I reckon there are going to be some who won’t much like some of what I have to say this time. Apologies for that in advance; it is never my intention to deliberately offend, even on those occasions when it might actually be justified. (Hey, it happens…)

But one thing I learned from my late parents is that, whether we like it or not, there are times when giving offense simply cannot be avoided - and I suspect this is going to be one of those times. But seeing how this is America and I have the right, I’m going to go ahead and say it anyway…

Let me start by confessing (and not for the first time, for whatever that may be worth) that when it comes to matters of religion, I have never laid claim to anything resembling any level of expertise. Truth be told, I’ve never claimed to be much of an expert about anything - and there are readers who will gladly attest that I prove this here on a regular basis. But there are some topics about which I am far less learned than others, and if religion isn’t at the top of that list it is certainly in the top five. (That’s something else I learned from Mom and Dad: We all have shortcomings, so we might as well own up to them.)

Okay, yes, I earned my bachelor’s degree at a four-year church-affiliated university - and somehow even managed to get pretty decent grades in the required religion classes. Yes, in recent years I have become an ordained minister in the Universal Life Church - and I have the certificate hanging here on my office wall to prove it. And yes, I have seen every religious-themed movie Charlton Heston ever made. (My favorite was that one that centered around the Theory of Evolution and had those talking apes… but I suppose that’s a topic best left for another time.)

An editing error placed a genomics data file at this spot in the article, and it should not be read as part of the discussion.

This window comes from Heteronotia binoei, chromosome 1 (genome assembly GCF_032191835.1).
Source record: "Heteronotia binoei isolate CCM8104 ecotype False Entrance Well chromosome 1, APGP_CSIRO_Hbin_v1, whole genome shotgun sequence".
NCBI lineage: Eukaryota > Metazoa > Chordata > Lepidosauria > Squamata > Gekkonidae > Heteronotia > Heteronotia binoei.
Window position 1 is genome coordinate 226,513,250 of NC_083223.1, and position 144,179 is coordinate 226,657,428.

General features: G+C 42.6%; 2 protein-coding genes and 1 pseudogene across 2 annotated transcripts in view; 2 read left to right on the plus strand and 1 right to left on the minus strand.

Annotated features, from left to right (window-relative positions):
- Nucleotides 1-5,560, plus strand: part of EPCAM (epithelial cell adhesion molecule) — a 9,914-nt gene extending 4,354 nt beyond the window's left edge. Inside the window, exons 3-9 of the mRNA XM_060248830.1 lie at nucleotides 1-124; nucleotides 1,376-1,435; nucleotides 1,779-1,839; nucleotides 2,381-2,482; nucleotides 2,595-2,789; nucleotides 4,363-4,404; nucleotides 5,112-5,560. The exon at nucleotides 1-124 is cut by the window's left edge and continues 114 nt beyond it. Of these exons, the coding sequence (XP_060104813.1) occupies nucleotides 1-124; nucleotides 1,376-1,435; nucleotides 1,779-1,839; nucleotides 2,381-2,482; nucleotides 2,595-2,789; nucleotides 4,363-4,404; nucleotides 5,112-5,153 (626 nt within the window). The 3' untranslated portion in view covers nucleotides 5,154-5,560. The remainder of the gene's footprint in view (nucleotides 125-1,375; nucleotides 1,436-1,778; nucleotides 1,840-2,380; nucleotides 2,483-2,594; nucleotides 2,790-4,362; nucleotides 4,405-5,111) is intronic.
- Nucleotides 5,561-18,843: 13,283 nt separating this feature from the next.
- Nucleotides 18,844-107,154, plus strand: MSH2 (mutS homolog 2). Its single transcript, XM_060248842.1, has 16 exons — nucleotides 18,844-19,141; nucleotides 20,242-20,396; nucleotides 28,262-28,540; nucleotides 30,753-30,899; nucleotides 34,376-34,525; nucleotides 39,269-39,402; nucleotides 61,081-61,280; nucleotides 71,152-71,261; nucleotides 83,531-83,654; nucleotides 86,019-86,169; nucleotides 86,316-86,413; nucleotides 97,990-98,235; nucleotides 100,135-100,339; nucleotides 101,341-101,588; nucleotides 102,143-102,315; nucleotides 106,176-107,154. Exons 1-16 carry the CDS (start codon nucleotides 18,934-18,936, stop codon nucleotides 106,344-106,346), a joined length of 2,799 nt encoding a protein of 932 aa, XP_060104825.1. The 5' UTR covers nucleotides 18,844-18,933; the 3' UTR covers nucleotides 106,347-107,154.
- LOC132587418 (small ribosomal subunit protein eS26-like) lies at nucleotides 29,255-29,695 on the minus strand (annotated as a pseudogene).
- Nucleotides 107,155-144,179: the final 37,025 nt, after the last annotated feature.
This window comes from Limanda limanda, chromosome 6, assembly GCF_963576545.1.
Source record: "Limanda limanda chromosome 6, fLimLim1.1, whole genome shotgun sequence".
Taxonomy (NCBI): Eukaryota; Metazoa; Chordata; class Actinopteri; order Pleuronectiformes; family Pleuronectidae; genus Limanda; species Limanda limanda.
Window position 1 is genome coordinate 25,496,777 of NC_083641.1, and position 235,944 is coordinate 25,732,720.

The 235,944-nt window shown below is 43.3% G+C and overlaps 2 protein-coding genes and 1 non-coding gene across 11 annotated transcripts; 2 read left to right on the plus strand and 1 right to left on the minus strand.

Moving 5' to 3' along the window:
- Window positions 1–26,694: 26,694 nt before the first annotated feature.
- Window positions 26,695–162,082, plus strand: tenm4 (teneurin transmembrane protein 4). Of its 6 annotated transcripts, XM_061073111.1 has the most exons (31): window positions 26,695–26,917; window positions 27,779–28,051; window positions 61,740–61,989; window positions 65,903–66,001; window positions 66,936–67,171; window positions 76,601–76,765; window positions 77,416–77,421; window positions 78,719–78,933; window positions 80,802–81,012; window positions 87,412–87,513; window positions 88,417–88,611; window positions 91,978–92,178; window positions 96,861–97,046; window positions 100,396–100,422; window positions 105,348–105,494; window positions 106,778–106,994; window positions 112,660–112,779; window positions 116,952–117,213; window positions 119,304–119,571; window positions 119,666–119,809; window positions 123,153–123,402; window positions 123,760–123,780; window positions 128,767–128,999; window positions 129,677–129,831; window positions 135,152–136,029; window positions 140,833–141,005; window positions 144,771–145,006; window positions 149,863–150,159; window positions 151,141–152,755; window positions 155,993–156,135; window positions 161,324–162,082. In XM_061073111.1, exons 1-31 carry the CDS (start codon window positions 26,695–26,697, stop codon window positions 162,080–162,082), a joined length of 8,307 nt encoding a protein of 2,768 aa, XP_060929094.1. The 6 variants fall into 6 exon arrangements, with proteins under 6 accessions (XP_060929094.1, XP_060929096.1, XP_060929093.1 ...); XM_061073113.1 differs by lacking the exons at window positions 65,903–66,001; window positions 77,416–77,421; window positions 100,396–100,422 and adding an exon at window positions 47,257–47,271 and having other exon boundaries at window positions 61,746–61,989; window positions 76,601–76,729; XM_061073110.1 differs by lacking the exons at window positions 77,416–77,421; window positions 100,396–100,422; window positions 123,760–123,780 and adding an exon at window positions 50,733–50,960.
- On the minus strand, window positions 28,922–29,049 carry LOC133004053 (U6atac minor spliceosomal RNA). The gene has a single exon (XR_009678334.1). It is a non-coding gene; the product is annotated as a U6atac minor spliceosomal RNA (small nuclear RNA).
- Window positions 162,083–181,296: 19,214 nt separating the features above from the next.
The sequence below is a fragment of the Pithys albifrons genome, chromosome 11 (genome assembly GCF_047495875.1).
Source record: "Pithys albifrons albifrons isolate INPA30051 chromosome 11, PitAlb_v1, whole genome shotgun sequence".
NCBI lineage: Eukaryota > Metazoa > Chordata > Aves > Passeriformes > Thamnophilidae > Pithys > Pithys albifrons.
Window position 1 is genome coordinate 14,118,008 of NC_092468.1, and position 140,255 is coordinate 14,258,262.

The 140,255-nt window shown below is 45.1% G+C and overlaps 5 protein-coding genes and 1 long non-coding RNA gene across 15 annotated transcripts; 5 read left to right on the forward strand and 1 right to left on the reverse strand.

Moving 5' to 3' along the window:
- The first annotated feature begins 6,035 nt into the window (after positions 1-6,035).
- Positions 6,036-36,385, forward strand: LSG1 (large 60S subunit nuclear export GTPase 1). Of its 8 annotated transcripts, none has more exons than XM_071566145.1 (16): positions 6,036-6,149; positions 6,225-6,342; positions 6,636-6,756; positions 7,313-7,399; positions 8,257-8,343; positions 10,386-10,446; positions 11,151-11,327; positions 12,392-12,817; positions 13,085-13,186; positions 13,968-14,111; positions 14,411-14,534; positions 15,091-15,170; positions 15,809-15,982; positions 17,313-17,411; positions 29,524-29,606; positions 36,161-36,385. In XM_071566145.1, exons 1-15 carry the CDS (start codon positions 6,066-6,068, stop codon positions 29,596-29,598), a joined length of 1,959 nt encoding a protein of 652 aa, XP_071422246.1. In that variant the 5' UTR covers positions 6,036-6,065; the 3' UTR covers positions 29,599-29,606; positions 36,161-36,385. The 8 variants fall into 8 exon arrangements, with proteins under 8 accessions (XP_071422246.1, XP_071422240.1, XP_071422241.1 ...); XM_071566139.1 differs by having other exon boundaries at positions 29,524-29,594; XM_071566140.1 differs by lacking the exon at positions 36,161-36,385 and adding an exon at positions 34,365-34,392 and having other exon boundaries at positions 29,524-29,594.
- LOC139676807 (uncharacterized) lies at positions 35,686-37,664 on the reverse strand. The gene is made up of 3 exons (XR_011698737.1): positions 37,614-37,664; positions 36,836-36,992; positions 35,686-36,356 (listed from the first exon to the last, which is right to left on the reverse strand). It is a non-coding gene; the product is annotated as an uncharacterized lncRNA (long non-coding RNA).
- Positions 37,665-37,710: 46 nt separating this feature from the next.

But you can take all those ingredients… stir in the year I spent on our church’s quiz bowl team when I was in high school, and the year my wife and I spent teaching a third grade Sunday school class not long before we moved to Oklahoma… season it with those hymns Mom used to sing to herself while doing the housework, and top it all off with that award I won a few decades back for a column about something my old college chum James Tew referred to as “Generic Christianity”… and it STILL doesn’t add up to me being an expert. 

What I am, to put it as simply as possible, is a product of my upbringing by two loving parents who were believers, each in their own way, but saw themselves as being “spiritual” rather than “religious” and instructed their children to think for themselves and make up our own minds when it came to developing personal beliefs. “That’s why God gave your mind to you in the first place, so use it,” Mom was fond of saying, and I for one took it at her word. 

Mom’s the one who first suggested to me, back when I was a wee nipper, the notion that God probably prefers kind, loving, honest atheists over hateful, hypocritical Christians. At the time it seemed like a strange thing for her to have said, but over the years I came to realize that the idea is, in fact, rooted in Scripture - and that none other than Pope Francis said much the same thing during a 2017 homily in Rome.

Eventually I also gained a better understanding of what Mom was trying to say through personal experience. One of my dearest friends in the world - truly a brother in spirit, if not by blood - is a writing colleague and fellow pop culture enthusiast named Chuck “Kreegah” Loridans. It originally seemed like an unusual, perhaps even unlikely, friendship, given that Chuck had warned me early on that he was an atheist. But I’ve seen, through his words and his deeds and the manner by which he lives his life, that Chuck is one of those kind, loving, honest atheists Mom was talking about… and he, in turn, once paid me the unexpected compliment of stating that he wished more Christians were like me.